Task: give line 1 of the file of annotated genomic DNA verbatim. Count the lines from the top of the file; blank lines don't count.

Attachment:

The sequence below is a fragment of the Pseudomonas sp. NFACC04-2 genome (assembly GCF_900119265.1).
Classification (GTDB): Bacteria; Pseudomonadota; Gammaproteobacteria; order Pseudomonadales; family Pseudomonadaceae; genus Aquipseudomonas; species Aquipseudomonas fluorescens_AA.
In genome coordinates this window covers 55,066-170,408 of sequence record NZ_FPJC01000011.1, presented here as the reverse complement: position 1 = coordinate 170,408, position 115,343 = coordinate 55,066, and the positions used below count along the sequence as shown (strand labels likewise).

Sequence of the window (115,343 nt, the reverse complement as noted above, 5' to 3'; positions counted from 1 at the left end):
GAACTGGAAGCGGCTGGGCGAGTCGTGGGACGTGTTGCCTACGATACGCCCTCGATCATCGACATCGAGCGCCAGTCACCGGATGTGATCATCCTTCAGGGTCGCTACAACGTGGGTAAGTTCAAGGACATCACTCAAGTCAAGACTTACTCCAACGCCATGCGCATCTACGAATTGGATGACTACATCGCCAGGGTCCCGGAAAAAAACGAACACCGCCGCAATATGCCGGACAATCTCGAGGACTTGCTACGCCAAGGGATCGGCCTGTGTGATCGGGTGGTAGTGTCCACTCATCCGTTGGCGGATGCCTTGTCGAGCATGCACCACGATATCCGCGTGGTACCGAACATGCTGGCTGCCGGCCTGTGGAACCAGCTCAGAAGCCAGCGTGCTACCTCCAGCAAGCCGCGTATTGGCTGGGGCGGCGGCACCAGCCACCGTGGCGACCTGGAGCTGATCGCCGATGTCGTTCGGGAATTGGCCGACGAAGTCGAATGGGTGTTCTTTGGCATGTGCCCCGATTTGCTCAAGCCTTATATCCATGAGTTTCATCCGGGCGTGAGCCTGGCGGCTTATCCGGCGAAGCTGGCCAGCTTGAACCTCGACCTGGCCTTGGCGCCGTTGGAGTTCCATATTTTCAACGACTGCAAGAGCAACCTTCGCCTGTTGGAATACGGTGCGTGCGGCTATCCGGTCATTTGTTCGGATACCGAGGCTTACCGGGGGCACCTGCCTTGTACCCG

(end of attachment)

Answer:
The sequence below is a fragment of the Pseudomonas sp. NFACC04-2 genome (assembly GCF_900119265.1).